Blame America First is back

By

Even if they weren't a leftwing organization, I am not a big fan of reports by Human Rights Watch or any of these NGOs. These dry annual reports are put together haphazardly and add nothing we don't already know. They also have a false moral authority, particularly galling when you know what kind of people put these things together: usually pimple—faced straight—out—of—college losers who were nuisances back when they were on campus, too.

These reports have an immunization purpose: to blandly tell the wire—service version of what's going on in the world's dodgy dictatorships, to portray themselves as 'moral authorities' ... and then ... to file the report away and move onto their real agenda.

That agenda is to spend the entire year Blaming America First, and then move on to attacking Colombia and Israel, the other nations they hate. They file sniping, continuous press releases against them ...  all year long about whatever seems opportune.

By contrast, their Venezuela and Cuba coverage will be comparatively abbreviated, as Daniel notes here.

But when we charge them with bias for ignoring the world's obvious tyrants as they obsess about Abu Ghraib, they will point to their trash—compacted annual report repeating the wire reports on all the bad things Castro and Chavez did — and they did nothing about — as 'proof' that they are not biased. They have this all thought out.

These reports get worse, though, when they Blame America First. After all, these reports being assembled in free and unrepressed America, what better way to thank America for letting you assemble them than by attacking America?

Robert Mayer at Publius Pundit has an excellent analysis of this very dynamic against the U.S., citing Human Rights Watch's continuous obsession with Abu Ghraib and Guantanamo, against all the other atrocities going on in the world.

Their reports also speak in the most mealy—mouthed way possible. For some satisfaction, Alek Boyd has an 'edited' version of the Cuban section of yesterday's Human Rights Watch annual report, calling a spade a spade and exposing HRW's moral blindness, making the report a lot more interesting to read here.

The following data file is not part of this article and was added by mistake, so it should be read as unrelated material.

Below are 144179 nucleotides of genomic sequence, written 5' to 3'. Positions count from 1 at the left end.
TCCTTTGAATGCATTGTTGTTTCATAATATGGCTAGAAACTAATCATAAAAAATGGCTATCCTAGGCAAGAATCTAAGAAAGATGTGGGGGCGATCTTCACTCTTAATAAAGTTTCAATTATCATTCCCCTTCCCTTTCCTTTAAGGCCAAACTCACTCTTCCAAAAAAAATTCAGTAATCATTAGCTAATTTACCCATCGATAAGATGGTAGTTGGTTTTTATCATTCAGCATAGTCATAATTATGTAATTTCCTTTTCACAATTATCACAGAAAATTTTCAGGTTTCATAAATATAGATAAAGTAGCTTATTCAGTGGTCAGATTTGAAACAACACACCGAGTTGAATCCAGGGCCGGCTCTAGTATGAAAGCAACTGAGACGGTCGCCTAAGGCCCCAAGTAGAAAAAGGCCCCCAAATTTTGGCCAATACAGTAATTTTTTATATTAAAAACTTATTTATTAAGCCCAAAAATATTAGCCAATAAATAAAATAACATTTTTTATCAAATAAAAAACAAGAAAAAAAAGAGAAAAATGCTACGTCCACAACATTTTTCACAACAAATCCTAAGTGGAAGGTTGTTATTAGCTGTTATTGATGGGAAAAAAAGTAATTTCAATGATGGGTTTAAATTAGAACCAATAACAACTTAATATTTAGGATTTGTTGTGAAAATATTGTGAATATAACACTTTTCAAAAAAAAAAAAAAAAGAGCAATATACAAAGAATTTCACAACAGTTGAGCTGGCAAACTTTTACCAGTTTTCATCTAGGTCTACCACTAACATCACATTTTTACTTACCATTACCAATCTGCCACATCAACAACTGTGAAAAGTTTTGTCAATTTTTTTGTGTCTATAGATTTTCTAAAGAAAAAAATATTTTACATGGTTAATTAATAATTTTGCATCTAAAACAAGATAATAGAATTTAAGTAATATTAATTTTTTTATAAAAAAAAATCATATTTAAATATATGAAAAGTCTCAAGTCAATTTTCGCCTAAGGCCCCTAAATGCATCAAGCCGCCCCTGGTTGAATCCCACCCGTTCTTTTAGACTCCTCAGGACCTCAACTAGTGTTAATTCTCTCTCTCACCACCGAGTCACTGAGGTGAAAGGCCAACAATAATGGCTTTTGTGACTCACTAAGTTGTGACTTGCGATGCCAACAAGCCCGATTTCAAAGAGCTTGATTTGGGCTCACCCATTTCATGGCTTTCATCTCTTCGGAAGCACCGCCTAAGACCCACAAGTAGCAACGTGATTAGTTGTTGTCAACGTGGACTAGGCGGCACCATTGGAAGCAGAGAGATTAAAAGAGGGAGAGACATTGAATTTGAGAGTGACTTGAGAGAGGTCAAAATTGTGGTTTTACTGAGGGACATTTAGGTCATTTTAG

A.M. Mora y Leon 01 19 06

Even if they weren't a leftwing organization, I am not a big fan of reports by Human Rights Watch or any of these NGOs. These dry annual reports are put together haphazardly and add nothing we don't already know. They also have a false moral authority, particularly galling when you know what kind of people put these things together: usually pimple—faced straight—out—of—college losers who were nuisances back when they were on campus, too.

These reports have an immunization purpose: to blandly tell the wire—service version of what's going on in the world's dodgy dictatorships, to portray themselves as 'moral authorities' ... and then ... to file the report away and move onto their real agenda.

That agenda is to spend the entire year Blaming America First, and then move on to attacking Colombia and Israel, the other nations they hate. They file sniping, continuous press releases against them ...  all year long about whatever seems opportune.

By contrast, their Venezuela and Cuba coverage will be comparatively abbreviated, as Daniel notes here.

But when we charge them with bias for ignoring the world's obvious tyrants as they obsess about Abu Ghraib, they will point to their trash—compacted annual report repeating the wire reports on all the bad things Castro and Chavez did — and they did nothing about — as 'proof' that they are not biased. They have this all thought out.

These reports get worse, though, when they Blame America First. After all, these reports being assembled in free and unrepressed America, what better way to thank America for letting you assemble them than by attacking America?

Robert Mayer at Publius Pundit has an excellent analysis of this very dynamic against the U.S., citing Human Rights Watch's continuous obsession with Abu Ghraib and Guantanamo, against all the other atrocities going on in the world.

Their reports also speak in the most mealy—mouthed way possible. For some satisfaction, Alek Boyd has an 'edited' version of the Cuban section of yesterday's Human Rights Watch annual report, calling a spade a spade and exposing HRW's moral blindness, making the report a lot more interesting to read here.

A.M. Mora y Leon 01 19 06